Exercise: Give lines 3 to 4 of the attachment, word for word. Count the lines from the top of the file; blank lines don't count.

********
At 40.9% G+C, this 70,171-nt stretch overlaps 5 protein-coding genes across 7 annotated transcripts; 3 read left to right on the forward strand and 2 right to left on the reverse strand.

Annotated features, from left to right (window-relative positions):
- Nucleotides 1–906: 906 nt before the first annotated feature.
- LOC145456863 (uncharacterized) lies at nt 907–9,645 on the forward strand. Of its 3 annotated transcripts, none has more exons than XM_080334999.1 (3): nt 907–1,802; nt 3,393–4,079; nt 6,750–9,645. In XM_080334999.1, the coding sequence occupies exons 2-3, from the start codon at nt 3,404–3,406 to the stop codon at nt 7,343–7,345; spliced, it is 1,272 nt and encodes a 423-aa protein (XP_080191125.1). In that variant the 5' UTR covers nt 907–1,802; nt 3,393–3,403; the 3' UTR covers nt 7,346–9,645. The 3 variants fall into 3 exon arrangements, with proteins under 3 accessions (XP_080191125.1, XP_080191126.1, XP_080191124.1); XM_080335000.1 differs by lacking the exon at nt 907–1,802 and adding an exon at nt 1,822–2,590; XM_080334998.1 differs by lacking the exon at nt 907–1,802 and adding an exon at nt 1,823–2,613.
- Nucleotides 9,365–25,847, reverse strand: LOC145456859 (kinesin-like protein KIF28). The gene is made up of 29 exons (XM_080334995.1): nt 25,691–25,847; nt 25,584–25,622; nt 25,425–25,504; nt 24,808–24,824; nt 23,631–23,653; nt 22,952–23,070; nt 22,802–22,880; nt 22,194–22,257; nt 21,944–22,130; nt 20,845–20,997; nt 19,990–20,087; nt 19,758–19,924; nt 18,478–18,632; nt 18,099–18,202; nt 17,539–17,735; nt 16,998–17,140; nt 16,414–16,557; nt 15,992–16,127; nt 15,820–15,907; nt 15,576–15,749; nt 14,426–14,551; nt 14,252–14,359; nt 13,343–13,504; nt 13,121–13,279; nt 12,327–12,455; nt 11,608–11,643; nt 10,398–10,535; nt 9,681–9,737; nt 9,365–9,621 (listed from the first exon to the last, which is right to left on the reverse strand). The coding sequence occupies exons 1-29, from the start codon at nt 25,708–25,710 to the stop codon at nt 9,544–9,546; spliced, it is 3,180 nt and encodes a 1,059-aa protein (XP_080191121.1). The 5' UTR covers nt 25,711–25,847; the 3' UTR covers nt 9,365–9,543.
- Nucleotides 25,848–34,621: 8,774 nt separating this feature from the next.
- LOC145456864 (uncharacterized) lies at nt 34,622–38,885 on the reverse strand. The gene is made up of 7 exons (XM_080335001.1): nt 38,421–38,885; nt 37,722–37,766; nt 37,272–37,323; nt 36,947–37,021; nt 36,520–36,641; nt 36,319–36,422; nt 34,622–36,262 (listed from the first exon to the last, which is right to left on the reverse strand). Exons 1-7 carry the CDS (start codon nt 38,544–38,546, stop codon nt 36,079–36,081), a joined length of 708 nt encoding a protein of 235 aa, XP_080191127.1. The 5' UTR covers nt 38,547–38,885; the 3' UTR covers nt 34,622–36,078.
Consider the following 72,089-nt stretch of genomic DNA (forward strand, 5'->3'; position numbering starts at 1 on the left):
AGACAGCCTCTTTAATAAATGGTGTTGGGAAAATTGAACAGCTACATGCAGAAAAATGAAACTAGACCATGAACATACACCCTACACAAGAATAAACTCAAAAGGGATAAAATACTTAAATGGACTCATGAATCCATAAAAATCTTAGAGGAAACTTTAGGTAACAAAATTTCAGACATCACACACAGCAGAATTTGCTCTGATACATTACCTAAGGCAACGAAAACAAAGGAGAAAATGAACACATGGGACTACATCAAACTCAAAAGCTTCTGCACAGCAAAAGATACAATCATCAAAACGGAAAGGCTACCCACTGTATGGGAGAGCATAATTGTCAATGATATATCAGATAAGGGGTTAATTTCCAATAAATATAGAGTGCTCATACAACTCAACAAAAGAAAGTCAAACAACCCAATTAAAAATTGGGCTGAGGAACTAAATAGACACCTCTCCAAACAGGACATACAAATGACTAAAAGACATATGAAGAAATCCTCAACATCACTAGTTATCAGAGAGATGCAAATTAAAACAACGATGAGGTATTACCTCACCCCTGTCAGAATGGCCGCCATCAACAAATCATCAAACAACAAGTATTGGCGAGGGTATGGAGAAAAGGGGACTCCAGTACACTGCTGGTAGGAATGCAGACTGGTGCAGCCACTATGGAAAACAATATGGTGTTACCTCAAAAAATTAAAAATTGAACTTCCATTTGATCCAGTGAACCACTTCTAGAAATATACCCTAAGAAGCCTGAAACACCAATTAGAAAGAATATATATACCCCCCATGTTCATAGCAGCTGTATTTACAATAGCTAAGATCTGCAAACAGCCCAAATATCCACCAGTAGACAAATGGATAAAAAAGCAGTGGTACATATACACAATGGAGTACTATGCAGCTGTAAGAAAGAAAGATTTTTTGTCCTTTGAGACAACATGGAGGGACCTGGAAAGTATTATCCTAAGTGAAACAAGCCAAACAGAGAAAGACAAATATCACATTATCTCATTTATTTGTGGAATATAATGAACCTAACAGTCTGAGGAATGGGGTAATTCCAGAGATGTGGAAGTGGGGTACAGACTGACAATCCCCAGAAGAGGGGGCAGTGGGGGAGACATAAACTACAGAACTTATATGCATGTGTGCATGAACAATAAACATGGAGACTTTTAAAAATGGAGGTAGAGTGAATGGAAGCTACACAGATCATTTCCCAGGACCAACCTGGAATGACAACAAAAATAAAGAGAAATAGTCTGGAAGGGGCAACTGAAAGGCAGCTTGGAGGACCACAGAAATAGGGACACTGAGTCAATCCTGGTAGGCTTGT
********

- Nucleotides 1–906: 906 nt before the first annotated feature.
- LOC145456863 (uncharacterized) lies at nt 907–9,645 on the forward strand. Of its 3 annotated transcripts, none has more exons than XM_080334999.1 (3): nt 907–1,802; nt 3,393–4,079; nt 6,750–9,645. In XM_080334999.1, the coding sequence occupies exons 2-3, from the start codon at nt 3,404–3,406 to the stop codon at nt 7,343–7,345; spliced, it is 1,272 nt and encodes a 423-aa protein (XP_080191125.1). In that variant the 5' UTR covers nt 907–1,802; nt 3,393–3,403; the 3' UTR covers nt 7,346–9,645. The 3 variants fall into 3 exon arrangements, with proteins under 3 accessions (XP_080191125.1, XP_080191126.1, XP_080191124.1); XM_080335000.1 differs by lacking the exon at nt 907–1,802 and adding an exon at nt 1,822–2,590; XM_080334998.1 differs by lacking the exon at nt 907–1,802 and adding an exon at nt 1,823–2,613.